A Guide to Arc Welding
Arc welding is one of the most popular types of welding methods. An electric arc is created between metal and an electrode, forming a puddle where additional welding filler material can be added.
There are several kinds of arc welding that include Stick, MIG, Flux-cored Arc , Submerged Arc , and TIG. Welding methods such as MIG use a shielding gas in order to protect the weld, though a shielding gas is not mandatory for every kind of welding, as is the case with Stick welding.
Many welders choose arc welding since it is relatively cheap and easy to do, even if learning how to weld takes a good deal of practice. Beginners will need to learn how to “strike” an arc, which can be struck by scratching the electrode along metal rapidly like striking a match or by tapping it against metal.
Arc welders may use either consumable or non-consumable electrodes, as well as either alternating (AC) or direct (DC) current for their power. This power supply is used to form an electric arc between electrodes and base materials.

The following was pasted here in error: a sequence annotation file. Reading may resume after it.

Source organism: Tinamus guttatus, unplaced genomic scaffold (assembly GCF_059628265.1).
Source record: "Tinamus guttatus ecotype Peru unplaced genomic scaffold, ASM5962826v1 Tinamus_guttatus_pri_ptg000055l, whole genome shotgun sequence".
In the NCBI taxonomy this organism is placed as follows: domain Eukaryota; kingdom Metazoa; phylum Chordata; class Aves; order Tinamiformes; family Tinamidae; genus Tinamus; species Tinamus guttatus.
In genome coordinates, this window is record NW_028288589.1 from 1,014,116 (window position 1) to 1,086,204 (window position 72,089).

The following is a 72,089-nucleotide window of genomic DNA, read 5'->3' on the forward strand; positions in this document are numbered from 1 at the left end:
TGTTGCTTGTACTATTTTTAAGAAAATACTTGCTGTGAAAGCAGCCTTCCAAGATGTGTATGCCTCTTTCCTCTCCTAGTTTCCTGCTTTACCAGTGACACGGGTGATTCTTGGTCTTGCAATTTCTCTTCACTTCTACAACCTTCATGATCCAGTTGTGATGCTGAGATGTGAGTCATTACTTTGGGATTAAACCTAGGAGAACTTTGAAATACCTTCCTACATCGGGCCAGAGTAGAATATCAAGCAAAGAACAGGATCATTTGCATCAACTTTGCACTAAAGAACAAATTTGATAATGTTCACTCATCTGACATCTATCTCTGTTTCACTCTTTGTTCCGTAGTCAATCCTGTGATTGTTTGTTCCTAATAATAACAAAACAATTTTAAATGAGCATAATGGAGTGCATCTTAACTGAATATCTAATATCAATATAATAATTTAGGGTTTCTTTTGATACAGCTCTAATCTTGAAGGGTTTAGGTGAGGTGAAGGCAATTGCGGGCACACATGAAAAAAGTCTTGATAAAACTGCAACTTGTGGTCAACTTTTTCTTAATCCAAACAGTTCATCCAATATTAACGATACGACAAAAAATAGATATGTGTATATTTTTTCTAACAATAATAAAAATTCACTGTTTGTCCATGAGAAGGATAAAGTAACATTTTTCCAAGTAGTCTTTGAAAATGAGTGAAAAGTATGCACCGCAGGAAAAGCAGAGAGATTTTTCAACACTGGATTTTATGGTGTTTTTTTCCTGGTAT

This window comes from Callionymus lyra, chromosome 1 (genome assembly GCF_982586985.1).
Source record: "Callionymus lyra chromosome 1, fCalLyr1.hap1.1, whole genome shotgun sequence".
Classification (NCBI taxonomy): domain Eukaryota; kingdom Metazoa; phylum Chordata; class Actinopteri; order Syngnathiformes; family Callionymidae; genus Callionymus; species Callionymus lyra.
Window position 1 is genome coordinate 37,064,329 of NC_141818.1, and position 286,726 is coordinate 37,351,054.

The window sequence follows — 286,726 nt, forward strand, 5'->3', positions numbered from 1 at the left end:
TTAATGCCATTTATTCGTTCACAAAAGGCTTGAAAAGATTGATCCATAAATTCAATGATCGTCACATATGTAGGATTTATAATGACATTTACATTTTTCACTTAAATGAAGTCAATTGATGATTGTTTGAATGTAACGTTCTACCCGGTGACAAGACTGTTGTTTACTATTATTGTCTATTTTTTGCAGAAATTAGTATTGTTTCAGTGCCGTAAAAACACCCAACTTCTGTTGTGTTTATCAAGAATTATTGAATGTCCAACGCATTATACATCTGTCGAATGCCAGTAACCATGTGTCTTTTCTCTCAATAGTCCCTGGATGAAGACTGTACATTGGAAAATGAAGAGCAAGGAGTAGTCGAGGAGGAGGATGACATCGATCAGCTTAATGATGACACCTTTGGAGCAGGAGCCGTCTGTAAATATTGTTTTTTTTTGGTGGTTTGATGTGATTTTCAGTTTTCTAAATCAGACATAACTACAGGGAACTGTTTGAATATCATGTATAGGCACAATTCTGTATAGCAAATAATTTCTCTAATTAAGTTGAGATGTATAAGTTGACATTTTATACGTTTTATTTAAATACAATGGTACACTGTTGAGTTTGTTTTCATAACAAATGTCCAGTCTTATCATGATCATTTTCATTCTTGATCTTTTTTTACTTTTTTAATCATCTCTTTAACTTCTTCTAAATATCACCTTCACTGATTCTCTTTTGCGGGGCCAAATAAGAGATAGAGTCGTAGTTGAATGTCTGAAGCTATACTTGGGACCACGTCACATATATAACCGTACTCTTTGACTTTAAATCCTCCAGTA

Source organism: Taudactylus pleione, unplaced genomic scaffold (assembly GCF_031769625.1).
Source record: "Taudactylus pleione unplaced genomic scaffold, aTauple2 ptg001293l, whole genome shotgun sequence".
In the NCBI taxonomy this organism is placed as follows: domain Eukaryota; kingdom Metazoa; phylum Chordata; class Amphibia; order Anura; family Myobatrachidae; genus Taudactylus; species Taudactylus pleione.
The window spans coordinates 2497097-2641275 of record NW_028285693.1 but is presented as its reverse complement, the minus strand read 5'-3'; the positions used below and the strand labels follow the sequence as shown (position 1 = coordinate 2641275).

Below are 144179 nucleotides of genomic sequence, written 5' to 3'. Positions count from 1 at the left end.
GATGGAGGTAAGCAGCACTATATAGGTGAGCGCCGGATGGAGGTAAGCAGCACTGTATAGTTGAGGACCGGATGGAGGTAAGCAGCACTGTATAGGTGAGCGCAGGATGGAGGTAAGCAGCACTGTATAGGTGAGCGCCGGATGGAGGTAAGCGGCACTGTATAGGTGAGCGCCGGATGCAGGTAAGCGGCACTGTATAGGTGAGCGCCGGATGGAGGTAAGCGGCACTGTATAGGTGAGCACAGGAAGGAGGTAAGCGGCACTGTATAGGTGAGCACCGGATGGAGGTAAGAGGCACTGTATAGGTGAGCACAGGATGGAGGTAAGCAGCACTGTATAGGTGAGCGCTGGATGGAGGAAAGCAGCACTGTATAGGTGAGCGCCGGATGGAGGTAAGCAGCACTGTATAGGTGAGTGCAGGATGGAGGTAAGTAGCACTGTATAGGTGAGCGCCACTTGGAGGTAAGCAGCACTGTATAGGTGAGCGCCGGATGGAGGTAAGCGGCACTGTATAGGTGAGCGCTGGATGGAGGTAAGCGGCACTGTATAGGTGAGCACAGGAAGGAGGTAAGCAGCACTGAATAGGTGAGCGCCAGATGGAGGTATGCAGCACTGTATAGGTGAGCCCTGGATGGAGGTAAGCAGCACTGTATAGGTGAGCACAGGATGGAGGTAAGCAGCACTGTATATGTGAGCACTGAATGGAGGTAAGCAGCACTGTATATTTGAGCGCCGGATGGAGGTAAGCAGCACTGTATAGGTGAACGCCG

Manual welding calls for a constant current of electricity. The constant power supply is important due to the fact that it can be hard to hold the electrode rod perfectly steady when welding manually. The arc length and voltage would fluctuate as the electrode rod moves, but the constant power supply helps to keep them steady enough to make a good weld.
Arc Welding with a Consumable Electrode
Stick welding is one of the most popular kinds of arc welding. An electrode stick is used to act as a filling material. This technique is known for its versatility when it comes to repairs and construction, but the welds can take a bit longer because you must frequently replace the consumable electrodes. Metal inert gas welding, also known as MIG welding, is another common technique. The process is basically the same, but an inert gas shield is used to keep contaminants out of the welding point.
Arc Welding with a Non-Consumable Electrode
Tungsten inert gas welding, also referred to as TIG welding, is a slightly different process of arc welding. In this case, the manual welding is done with a non consumable electrode made of tungsten. An inert gas mixture is used to keep out contaminants, and a separate filler material is used since the electrodes do not break down as they do with the previously mentioned methods. This technique is especially popular when it comes to the welding of thinner metals. It is possible to get very high quality welds, but the TIG method also requires a greater degree of operator skill and patience for slower welding.